Finally, a quote from Daniel Burman, director of the touching and entertaining El abrazo partido and Derecho de familia, from Slate: "For Americans today, 'Latino' means Ricky Martin. It will be that way for 20 more years. But when our sons grow up, hopefully it will mean something different."
In Buenos Aires’ recent tourism boom, boutique hotels like Hotel Home and bobo have gotten much of the press (and spots on Condé Nast Traveller’s 2006 and 2005 Hot Lists, respectively). But they are far from the only ones—in fact, B.A. is a-frenzy with new boutique hotels. Since the B.A. trend toward boutique hotels (not as anonymous as a Hyatt, not as nervously intimate as a B&B) launched in the late ‘90s, there are now some 20 in the city, with ones apparently opening every month, often under loose boutique hotel confederations like Ten Rivers & Ten Lakes and Rusticae. At the end of 2005 the 11-room La Cayetana opened in Montserrat; in March 2006 came the 10-room Krista (above; photo from La Nación) in Palermo Hollywood; in April it was another 11 rooms in 248 Finisterra, the first boutique hotel in the Las Cañitas nabe; in June Palermo’s La Otra Orilla (with four rooms) was scheduled to finish a renovation; recently opened is San Telmo's five-room The Cocker (named after the owner's dog brand, you dirty-minded fool); and later this year, the 12-room Mansión Vitraux Boutique Hotel Wine Lounge & Spa is planning to open on San Telmo’s Plaza Dorrego. Prices generally run from $100-$200/night and come with free WiFi and groovy interior design. So screw the Holiday Inn and the horse it rode in on.
I am far from the only journalist to say (and sometimes write) that the way to understand the Argentinean soul is through soccer, one of the few collective glues that provide a national conensus in the country--something that can be witnessed by the utter lack of anyone on the streets during an Argentine World Cup game. But beyond being a happy national obsession that demonstrates a love of fun and the like, soccer also reflects a darker side of the national soul. Peeling back the public thrill of the top league, one is confronted with the shady dealings, the exploitation and the poverty that have seeped into Argentina as its economy and worldwide importance have sunk lower in the water over the last half century.
To this end, a recent English issue of the German magazine Spiegel has a impressively incisive article on this, titled Survival Training in Argentina. Ostensibly a biography of the rise of Sergio Agüero (above) from a Quilmes villa miseria to the next $20 million + export to European soccer, it uses the profile form to delve into Argentina's DNA.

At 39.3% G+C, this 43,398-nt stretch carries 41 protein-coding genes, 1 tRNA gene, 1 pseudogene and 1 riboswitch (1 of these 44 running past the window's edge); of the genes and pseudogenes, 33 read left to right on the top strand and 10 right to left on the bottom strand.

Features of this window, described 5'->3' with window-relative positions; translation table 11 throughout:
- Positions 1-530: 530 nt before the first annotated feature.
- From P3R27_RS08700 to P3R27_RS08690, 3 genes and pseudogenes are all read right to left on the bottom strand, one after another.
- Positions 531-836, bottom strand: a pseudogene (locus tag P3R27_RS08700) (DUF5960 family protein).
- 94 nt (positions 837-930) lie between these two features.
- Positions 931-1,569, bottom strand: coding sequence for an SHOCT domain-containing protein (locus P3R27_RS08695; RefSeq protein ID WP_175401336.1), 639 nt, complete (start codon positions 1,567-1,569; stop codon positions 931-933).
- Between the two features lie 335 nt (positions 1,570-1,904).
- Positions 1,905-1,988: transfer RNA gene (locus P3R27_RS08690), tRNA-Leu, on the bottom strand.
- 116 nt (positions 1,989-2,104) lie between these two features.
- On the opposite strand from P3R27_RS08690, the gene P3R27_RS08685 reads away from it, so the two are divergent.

I'll leave it to you to read the lengthy piece and form your own opinion, but one interesting theme the piece dribbles about is the equipoise between Argentine pride (whipped to froth by former Pres. Menem's actions and jokes like "How does an Argentine commit suicide? He climbs to the top of his ego and jumps," it is more existent in myth--though all stereotypes are born from a kernal of truth--than in contemporary reality) and Argentine shame at its fallen status. A few quotes:
...Old World success is the key to star status in Argentina. In a country that has drawn millions of immigrants and refugees since the mid-19th century, there is both the desire to disown their Latin American heritage and a collective yearning for recognition in Europe - where most families trace their roots. No one has described this mindset more succinctly than Mexican novelist Carlos Fuentes: "The Mexicans come from the Aztecs; the Peruvians come from the Incas; the Argentineans come from the boats."and
All these [famous soccer] exports are viewed as "ambassadors" whose achievements cast the nation in a favorable light. A "merciful act of self-deception," as well-known radio journalist Ezequiel Fernández Moores once scoffed on Radio del Plata. The disproportionate attention paid to the foreign-based footballers, he says, distracts from the fact that, "With the exception of a few recent accolades for avant-garde moviemakers, the country has made no intellectual contribution of note for years."Ay, que pena!
...to those who've missed (or been happy to miss) GoodAirs over the last month. We've been busy; we've been in los Estados Unidos (some of the time); we just haven't felt like blogging. But that all changes now. We're back and ready for action.
Be very, very afraid.
It's strange to be back in the U.S. after a year of Argentine living. Some observations:
- People talk loud -- and stand far apart while doing so.
- People are big -- and come in many more colors up here in New York.
- Terrorism looms large: In the subway, announcements tell you to report suspicious looking packages, suspicious looking passengers, and be aware that your backpack may be searched at any time.
- Toilets flush from levers or buttons way down near the toilet bowl -- not from buttons in the wall, up near eye level.
Our poor blog has been neglected after all of May's traveling. Soon we'll be back to our city of good airs.